However, the rule has not been applied in all instances of that which may be termed medical malpractice. In Noel v. Proud, 189 Kan. 6, 367 P.2d 61, the tort statute of limitations against a doctor of medicine had already expired when suit was brought by the patient. The petition alleged breach of express warranty by the doctor that surgery would not worsen the patient's condition. This court held that the three year statute of limitations for an oral contract was applicable to the cause of action stated, rejecting the contention that irrespective of any express warranties, the only cause of action predicated upon a physician-patient relationship must sound in tort. In reaching this conclusion the court recognized the existence of an implied warranty on behalf of the physician to use ordinary care and skill in dealing with his patient, well stated in James v. Grigsby, 114 Kan. 627, 220 Pac. 267, in the following:

"... The relation between a physician or surgeon and his patient, implied in law, is that he possesses that reasonable degree of learning and skill ordinarily possessed by members of his profession and of his school of medicine in the community where he practices or similar communities, having due regard for the advance in medical or surgical science at the time, and that he will use such learning and skill in his treatment of the patient with ordinary care and diligence." (pp. 631-632.)

In Price, Administrator v. Holmes, 198 Kan. 100, 422 P.2d 976, a layman scrivener of a will was sued for the faulty execution and attestation of his work. Defendant's motion for summary judgment was sustained on the ground, among others, that the statute of limitations barred plaintiff's cause of action. This court reversed, holding that plaintiff's petition alleged alternative causes of action, one in contract for breach of implied warranty, and a second in tort for negligent handling of the execution of the will. It was *441 further held the first cause of action was not barred by the three year statute of limitations applicable to an action for breach of implied warranty.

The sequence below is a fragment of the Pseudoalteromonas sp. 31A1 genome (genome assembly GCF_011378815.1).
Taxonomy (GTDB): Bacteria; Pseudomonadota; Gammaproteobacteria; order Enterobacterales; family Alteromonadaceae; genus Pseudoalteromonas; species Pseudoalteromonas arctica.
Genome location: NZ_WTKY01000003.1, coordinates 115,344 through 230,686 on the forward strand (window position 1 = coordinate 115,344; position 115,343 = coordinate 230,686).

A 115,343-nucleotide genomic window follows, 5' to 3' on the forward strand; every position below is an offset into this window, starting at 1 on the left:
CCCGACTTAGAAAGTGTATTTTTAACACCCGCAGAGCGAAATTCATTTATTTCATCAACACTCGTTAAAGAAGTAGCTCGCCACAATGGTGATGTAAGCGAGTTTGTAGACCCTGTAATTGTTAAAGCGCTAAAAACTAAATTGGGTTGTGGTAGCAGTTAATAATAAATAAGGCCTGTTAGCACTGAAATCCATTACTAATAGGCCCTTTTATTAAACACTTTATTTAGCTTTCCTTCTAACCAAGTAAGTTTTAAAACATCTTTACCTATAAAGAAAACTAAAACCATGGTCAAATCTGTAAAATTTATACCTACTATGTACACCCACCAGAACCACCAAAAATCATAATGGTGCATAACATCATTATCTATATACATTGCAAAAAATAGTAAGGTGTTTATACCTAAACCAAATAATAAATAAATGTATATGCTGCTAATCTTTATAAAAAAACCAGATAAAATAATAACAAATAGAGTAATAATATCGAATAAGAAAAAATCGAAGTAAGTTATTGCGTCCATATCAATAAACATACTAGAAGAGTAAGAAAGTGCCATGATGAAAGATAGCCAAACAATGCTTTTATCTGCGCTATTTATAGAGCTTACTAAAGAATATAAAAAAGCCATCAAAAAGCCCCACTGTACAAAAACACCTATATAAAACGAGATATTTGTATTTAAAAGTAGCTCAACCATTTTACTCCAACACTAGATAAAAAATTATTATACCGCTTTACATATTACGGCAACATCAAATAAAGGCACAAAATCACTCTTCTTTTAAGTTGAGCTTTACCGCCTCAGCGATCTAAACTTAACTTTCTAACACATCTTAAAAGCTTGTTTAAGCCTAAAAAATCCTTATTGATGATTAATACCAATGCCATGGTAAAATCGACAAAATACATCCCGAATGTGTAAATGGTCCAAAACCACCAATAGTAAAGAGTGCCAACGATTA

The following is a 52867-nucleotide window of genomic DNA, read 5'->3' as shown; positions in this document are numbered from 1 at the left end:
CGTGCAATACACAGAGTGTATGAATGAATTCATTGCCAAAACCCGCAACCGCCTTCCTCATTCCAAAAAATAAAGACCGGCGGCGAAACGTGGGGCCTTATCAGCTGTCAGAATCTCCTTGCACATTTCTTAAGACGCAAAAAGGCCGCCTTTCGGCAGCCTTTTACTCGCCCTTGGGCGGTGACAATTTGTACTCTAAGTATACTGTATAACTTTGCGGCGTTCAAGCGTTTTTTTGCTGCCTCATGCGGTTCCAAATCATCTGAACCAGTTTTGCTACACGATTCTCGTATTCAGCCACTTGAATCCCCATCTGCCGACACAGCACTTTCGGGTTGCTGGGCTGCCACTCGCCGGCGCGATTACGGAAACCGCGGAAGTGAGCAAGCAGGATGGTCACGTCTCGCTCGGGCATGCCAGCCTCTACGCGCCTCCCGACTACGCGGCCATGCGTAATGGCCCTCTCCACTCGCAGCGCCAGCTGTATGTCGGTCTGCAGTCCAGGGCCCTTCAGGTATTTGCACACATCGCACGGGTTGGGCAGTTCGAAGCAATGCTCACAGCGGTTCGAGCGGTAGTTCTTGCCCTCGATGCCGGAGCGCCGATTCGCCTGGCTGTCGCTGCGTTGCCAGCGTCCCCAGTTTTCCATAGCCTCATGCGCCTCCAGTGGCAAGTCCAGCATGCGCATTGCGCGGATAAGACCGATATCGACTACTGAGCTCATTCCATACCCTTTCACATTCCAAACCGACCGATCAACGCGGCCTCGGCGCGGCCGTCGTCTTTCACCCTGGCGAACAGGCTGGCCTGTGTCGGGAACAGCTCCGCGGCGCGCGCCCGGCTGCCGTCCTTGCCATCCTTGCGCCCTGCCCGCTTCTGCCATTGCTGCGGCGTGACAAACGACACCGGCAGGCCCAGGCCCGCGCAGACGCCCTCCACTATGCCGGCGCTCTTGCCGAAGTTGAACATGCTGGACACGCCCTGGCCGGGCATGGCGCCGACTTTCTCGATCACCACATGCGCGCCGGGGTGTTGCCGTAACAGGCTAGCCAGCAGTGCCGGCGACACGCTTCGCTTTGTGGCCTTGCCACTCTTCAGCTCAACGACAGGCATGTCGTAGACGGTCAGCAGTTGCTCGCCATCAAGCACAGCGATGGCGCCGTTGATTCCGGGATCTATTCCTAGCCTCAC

Courts in other jurisdictions which have considered the question are not in harmony as to which statute of limitations contract or tort governs a damage action against an attorney for neglect in the performance of his professional services. The majority appears to favor the contract approach and uniformly so where the contract breached is one to obtain a specific result or to assure the effect of legal services rendered (see anno. 49 ALR 2d 1216 and Later Case Service).

In Mackey-Woodard, Inc. v. Citizens State Bank, 197 Kan. 536, 419 P.2d 847, this court iterated the rule that where doubt exists as to whether an action is based on implied contract or tort, words appropriate to a tort action will be disregarded and the petition will be treated as sounding in contract. Beyond this, in the case at bar we have something more pleaded than lack of ordinary care and diligence in the handling of a client's business.

Appellant alleged in his petition that he contracted for the services of appellee "to file an appeal from the Court appointed Appraiser's Award" and that appellee did not do so within the prescribed period. This pleaded breach of a specific contract failure to do that which appellee expressly agreed to perform. It is true the petition also described such default as having negligently occurred but use of the term "negligently" does not necessarily serve to translate the action into one sounding in tort. We do not think the medical malpractice cases first cited herein compel any particular conclusion here. In those cases it was emphasized that the patient had suffered personal or bodily injury as a result of treatment received, which is not the situation here, nor is appellant seeking redress for injury to tangible property. The real basis of his claim for relief is financial loss resulting from failure to discharge a contractural obligation (proof of which contract, breach and loss is another matter). Consequently we hold that the claim for relief alleged in appellant's petition is one founded on unwritten contract to be governed by the three year statute of limitations provided in K.S.A. 60-512 (1).

The alleged breach of contract occurred June 26, 1969. Appellant's action was commenced within three years thereafter. Hence, *442 the trial court erred in summary dismissal and that judgment is reversed and the cause is remanded for further proceedings not inconsistent with the views expressed herein.